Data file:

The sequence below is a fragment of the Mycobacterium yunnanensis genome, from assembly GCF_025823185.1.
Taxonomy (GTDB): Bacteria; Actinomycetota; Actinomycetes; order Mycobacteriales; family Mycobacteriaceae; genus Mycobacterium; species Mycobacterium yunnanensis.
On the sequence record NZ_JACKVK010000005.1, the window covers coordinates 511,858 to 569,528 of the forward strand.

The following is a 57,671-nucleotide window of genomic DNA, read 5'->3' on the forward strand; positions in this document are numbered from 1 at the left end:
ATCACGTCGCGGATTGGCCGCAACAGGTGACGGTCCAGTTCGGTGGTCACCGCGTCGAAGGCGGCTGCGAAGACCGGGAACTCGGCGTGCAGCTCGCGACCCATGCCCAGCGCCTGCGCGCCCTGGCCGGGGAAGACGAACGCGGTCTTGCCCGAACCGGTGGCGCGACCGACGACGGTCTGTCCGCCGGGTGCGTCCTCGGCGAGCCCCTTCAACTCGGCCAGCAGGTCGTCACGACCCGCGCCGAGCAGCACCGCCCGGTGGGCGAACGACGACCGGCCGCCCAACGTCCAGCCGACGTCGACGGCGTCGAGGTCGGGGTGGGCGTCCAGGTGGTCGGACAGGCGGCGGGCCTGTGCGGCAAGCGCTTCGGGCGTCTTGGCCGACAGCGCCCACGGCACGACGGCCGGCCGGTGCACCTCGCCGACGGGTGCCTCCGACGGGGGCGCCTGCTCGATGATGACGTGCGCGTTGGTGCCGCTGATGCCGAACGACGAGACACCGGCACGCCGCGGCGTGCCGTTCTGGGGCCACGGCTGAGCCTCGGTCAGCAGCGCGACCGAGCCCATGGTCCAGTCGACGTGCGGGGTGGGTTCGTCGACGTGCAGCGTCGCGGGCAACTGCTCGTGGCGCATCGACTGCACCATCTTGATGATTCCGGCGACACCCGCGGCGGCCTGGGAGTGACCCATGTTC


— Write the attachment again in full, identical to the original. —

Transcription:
The sequence below is a fragment of the Mycobacterium yunnanensis genome, from assembly GCF_025823185.1.
Taxonomy (GTDB): Bacteria; Actinomycetota; Actinomycetes; order Mycobacteriales; family Mycobacteriaceae; genus Mycobacterium; species Mycobacterium yunnanensis.
On the sequence record NZ_JACKVK010000005.1, the window covers coordinates 511,858 to 569,528 of the forward strand.

The following is a 57,671-nucleotide window of genomic DNA, read 5'->3' on the forward strand; positions in this document are numbered from 1 at the left end:
ATCACGTCGCGGATTGGCCGCAACAGGTGACGGTCCAGTTCGGTGGTCACCGCGTCGAAGGCGGCTGCGAAGACCGGGAACTCGGCGTGCAGCTCGCGACCCATGCCCAGCGCCTGCGCGCCCTGGCCGGGGAAGACGAACGCGGTCTTGCCCGAACCGGTGGCGCGACCGACGACGGTCTGTCCGCCGGGTGCGTCCTCGGCGAGCCCCTTCAACTCGGCCAGCAGGTCGTCACGACCCGCGCCGAGCAGCACCGCCCGGTGGGCGAACGACGACCGGCCGCCCAACGTCCAGCCGACGTCGACGGCGTCGAGGTCGGGGTGGGCGTCCAGGTGGTCGGACAGGCGGCGGGCCTGTGCGGCAAGCGCTTCGGGCGTCTTGGCCGACAGCGCCCACGGCACGACGGCCGGCCGGTGCACCTCGCCGACGGGTGCCTCCGACGGGGGCGCCTGCTCGATGATGACGTGCGCGTTGGTGCCGCTGATGCCGAACGACGAGACACCGGCACGCCGCGGCGTGCCGTTCTGGGGCCACGGCTGAGCCTCGGTCAGCAGCGCGACCGAGCCCATGGTCCAGTCGACGTGCGGGGTGGGTTCGTCGACGTGCAGCGTCGCGGGCAACTGCTCGTGGCGCATCGACTGCACCATCTTGATGATTCCGGCGACACCCGCGGCGGCCTGGGAGTGACCCATGTTC